And put your life on steroids
Are you an optimist?
If you believe your happiness comes from inside you and that there is some more-or-less stable and predictable order to life, you are probably an optimist.
If you believe you have relatively little or no control over events and that they occur without any predictable order or pattern, you probably lean to the pessimistic end of the spectrum.
If you’re an optimist, you:
- See beyond past and current failures and focus on the triumphs and successes of tomorrow.
- Don’t generalize a setback as likely to be pervasive and are more able to put it fully in its context – understanding that a new context promises a new outcome.
- View the causes for a failure or obstacle as circumstantial and thus don’t shoulder all the blame yourself.
According to Inc., “optimists outperform pessimists on the job by as much as 50 percent.” One reason is that risk taking is fundamental for achieving anything new and you have to be an optimist to take those risks.
Optimism is a star quality that means faster recovery from failures.
Optimism finds opportunity where pessimists find problems and make life miserable and the work harder for those around them.
Optimistic leaders breed happier and more engaged employees, so it is smart business to be optimistic and have your optimism rub off onto others. Your staff, vendors and customers will be happier and more likely to want to work with you. You are also more likely to spot opportunities.
An environment that rewards solutions and discourages negativity is generally more productive and has less stress. It bolsters morale, making you and your staff happier, more confident and resilient and, ultimately, healthier.
Nothing new is accomplished without hope. Encountering obstacles is inevitable in business. Positive thinking softens the blows and fans desires for the future.
What is optimism?
Optimism is a positive perspective, attitude, mindset or way of being.
It shows up as a tendency to see the good in things and as trust and goodwill toward others. It is revealed as a fundamental confidence in self, the world and everyone in it.
As human beings, we are remarkably optimistic. This is a good thing, because research has shown how strongly optimism correlates with a variety of positive life outcomes. Researchers connect it to success, health and recovery from illness.
Optimistic people cope better with stress and adversity and are likely to live longer than those with a less rosy outlook.
How to cultivate optimism
The stress of a serous disappointment or loss can wear you down and make you more pessimistic. Reverse the process: recognize where you are, and realign and re-tune your thoughts to more and more positive considerations.
- When resources are limited, focus on what you can do with what is available. Find ways to substitute, make a plan, scale back plans, alter the goal or time frame or make some other adjustment to optimize what you can achieve.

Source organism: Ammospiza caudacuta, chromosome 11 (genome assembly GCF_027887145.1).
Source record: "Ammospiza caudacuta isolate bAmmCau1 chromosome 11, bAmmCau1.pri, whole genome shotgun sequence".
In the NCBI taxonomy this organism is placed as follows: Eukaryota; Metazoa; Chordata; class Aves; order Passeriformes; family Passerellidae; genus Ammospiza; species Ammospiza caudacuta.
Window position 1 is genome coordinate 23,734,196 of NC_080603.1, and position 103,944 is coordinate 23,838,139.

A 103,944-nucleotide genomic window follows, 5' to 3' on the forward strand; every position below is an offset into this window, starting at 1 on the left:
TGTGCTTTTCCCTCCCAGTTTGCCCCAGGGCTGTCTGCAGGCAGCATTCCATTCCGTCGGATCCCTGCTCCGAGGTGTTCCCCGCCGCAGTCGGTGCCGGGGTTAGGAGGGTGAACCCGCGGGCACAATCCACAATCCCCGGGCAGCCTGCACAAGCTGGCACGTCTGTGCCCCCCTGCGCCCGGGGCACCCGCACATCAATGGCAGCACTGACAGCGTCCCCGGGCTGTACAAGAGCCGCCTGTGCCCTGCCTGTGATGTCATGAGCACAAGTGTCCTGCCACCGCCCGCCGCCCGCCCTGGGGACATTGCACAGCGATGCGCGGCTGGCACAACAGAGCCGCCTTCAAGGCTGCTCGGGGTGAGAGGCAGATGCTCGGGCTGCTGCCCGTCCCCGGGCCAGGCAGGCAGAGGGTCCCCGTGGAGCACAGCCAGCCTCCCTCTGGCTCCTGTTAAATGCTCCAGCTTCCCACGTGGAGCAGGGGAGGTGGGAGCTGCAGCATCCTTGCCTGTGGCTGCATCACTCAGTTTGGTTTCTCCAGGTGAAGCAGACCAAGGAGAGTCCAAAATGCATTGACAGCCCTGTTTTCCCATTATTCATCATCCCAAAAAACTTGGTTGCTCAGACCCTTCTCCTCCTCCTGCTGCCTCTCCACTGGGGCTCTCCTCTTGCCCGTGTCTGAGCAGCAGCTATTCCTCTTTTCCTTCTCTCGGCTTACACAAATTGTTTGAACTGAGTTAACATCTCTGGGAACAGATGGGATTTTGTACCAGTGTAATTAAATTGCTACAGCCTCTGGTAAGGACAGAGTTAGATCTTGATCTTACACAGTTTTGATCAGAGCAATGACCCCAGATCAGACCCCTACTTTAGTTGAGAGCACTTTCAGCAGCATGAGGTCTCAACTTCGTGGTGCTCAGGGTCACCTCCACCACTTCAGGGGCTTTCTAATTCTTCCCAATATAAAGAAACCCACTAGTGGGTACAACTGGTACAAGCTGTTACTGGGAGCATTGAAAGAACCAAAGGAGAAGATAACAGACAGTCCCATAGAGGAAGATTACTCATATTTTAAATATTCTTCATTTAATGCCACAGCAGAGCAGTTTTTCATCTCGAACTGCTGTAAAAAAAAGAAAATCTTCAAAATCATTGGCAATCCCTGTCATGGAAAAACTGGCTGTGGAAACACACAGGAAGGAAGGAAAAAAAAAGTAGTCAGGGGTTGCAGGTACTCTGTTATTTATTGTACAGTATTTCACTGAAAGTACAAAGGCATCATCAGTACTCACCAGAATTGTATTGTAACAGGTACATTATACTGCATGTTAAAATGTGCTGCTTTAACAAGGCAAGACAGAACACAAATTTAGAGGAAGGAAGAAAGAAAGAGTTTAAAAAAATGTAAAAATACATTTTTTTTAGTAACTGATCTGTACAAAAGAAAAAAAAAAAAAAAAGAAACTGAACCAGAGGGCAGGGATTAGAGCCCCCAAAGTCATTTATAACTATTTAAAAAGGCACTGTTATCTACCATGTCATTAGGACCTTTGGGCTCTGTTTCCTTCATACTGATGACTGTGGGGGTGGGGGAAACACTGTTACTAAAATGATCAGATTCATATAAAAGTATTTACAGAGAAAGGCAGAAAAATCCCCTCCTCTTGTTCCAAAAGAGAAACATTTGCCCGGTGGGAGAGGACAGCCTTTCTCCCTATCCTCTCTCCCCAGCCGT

- Even when things don’t turn out right, recognize what you learned or how much did go right to get things this far. If you look hard enough, or take the time to find the right perspective, there is always a “silver lining.”
- Rather than complaining, you find something to be grateful for. If there is something you can do to make the situation better, you should. If not, look for a reason to be grateful, even if it is simply that things are not even worse.
“It’s snowing still,” said Eeyore gloomily.
“So it is.”
“Yes,” said Eeyore. “However,” he said, brightening up a little,
“we haven’t had an earthquake lately.” ~ A.A. Milne
- When facing failure, take heart in your own or others’ past successes. The simple act of thinking of success and achievement lifts your spirits and stops you giving in to despondency Count failure as proof of effort.
- When doubts or fears become reality, think about how to prevent a repetition. Think back on the warning signs or “should have known betters” and figure out what you would do differently next time.
- Understand there are some things you cannot control. Know when to let things go. Two of the most unpredictable and unmanageable things are mother nature and human nature. We are imperfect beings and it is an imperfect world. Life’s Instruction Manual can help.
- Look for fulfillment in the moment. Another day will come in time. Focus on this moment. What gifts does it hold for you?
- Allow setbacks to make you more determined.Like Thomas Edison, keep trying different things until you find a way that works.
- Actively seek good news.Don’t be at the mercy of mainstream headlines. Seek out publications and sites dealing with subjects and fields of interest to you.
Science is coming up with more and more ways to train our brains. We now know it is possible to rewire the circuits in our brains through training.
That means we can all be more optimistic and have a brighter future!